# An Algorithm for the Discovery of Independence from Data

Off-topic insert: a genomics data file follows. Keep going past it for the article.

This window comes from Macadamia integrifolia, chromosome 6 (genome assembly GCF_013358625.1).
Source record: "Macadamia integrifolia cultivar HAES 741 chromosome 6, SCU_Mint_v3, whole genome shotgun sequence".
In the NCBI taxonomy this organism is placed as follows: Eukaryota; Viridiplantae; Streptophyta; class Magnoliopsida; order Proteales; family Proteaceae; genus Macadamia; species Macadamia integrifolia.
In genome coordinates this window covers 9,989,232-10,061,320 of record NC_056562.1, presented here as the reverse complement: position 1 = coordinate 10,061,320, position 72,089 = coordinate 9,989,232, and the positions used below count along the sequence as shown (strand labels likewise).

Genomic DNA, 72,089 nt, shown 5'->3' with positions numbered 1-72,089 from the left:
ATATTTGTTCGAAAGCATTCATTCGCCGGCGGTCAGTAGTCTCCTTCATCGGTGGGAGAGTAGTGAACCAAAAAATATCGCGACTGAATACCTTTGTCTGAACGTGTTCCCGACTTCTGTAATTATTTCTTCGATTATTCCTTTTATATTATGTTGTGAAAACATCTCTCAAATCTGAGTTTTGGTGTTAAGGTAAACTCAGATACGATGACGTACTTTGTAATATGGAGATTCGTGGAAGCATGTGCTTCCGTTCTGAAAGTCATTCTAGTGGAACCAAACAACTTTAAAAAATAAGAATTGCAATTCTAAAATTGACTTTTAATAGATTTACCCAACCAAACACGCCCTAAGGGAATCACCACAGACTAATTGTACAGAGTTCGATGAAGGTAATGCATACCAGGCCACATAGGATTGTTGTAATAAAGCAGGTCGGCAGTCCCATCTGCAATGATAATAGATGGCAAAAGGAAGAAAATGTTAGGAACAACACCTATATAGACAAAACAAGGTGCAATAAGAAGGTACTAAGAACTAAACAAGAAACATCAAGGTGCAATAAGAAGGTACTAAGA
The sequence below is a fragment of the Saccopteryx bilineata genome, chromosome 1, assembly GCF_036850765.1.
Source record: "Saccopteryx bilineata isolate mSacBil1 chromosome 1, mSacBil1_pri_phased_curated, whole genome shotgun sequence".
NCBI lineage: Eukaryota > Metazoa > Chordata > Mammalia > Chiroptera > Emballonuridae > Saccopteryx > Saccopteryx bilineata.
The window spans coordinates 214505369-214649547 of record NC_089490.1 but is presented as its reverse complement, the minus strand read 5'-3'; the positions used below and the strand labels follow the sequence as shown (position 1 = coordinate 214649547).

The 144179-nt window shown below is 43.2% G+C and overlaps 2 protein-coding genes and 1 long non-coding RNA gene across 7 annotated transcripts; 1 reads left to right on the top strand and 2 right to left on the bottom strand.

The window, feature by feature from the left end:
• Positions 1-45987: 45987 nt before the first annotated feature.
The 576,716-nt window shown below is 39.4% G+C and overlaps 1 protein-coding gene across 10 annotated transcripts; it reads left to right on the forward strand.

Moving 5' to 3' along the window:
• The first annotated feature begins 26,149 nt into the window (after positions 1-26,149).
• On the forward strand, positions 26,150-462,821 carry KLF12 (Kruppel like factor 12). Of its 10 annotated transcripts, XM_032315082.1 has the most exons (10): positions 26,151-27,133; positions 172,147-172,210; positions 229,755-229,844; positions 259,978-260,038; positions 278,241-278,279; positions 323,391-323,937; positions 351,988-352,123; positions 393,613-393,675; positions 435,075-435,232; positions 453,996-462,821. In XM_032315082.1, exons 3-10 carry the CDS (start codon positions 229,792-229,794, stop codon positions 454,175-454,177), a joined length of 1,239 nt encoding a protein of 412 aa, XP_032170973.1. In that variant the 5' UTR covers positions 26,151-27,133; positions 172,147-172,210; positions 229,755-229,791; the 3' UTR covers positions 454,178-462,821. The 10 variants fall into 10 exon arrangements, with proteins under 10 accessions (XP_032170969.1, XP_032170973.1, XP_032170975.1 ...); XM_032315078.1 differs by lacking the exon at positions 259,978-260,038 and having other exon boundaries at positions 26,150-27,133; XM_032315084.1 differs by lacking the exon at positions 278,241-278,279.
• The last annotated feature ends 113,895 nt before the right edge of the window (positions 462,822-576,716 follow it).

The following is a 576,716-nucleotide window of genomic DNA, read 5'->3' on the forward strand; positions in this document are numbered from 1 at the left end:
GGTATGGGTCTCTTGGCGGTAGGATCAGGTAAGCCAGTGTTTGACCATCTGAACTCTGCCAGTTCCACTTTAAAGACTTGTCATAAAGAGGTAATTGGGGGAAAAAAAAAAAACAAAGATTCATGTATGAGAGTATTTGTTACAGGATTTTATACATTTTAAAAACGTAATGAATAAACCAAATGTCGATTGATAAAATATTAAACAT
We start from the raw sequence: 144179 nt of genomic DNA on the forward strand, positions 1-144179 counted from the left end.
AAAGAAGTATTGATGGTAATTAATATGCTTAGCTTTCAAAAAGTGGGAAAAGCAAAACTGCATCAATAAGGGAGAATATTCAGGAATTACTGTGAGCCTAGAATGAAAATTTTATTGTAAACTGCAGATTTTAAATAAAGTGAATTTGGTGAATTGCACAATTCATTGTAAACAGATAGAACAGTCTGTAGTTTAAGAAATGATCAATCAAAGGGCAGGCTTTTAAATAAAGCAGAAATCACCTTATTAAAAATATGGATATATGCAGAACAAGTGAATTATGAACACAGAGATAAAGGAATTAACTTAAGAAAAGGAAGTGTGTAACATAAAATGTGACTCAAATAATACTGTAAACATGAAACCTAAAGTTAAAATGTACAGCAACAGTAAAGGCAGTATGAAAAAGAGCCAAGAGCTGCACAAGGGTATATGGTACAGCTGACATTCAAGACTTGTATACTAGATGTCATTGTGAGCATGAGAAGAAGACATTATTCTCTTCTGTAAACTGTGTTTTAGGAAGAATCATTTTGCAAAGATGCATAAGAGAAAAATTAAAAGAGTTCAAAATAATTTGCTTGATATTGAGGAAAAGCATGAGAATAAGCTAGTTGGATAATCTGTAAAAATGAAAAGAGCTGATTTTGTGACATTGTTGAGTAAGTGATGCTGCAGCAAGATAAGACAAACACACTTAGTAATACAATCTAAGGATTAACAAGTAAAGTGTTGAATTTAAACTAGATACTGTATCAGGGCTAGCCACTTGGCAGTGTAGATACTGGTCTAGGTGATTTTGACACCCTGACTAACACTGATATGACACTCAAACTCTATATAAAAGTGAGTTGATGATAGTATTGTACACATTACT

For years, independence has been considered as an important concept in many disciplines. Nevertheless, we present the first research that investigates the discovery problem of independence in data. In its arguably simplest form, independence is a statement between two sets of columns expressing that for every two rows in a table there is also a row in the table that coincides with the first row on the first set of columns and with the second row on the second set of columns. We show that the problem of deciding whether there is an independence statement that holds on a given table is not only NP-complete but W[3]-complete in its arguably most natural parameter, namely its arity. We establish the first algorithm to discover all independence statement that hold on a given table. We illustrate in experiments with benchmark data that our algorithm performs well within the limits established by our hardness results. In practice, it is often useful to determine the ratio with which independence statements hold on a given table. For that purpose, we show that our treatment of independence and the design of our algorithm enables us to extend our findings to approximate independence. In our final experiments, we provide some insight into the trade-off between run time and the approximation ratio. Naturally, the smaller the ratio, the more approximate independence statements hold, and the more time it takes to discover all of them. While this research establishes first insight into the computational properties of discovering independence from data, we hope to initiate research into more sophisticated notions of independence, including embedded multivalued dependencies, as well as their context-specific and probabilistic variants.

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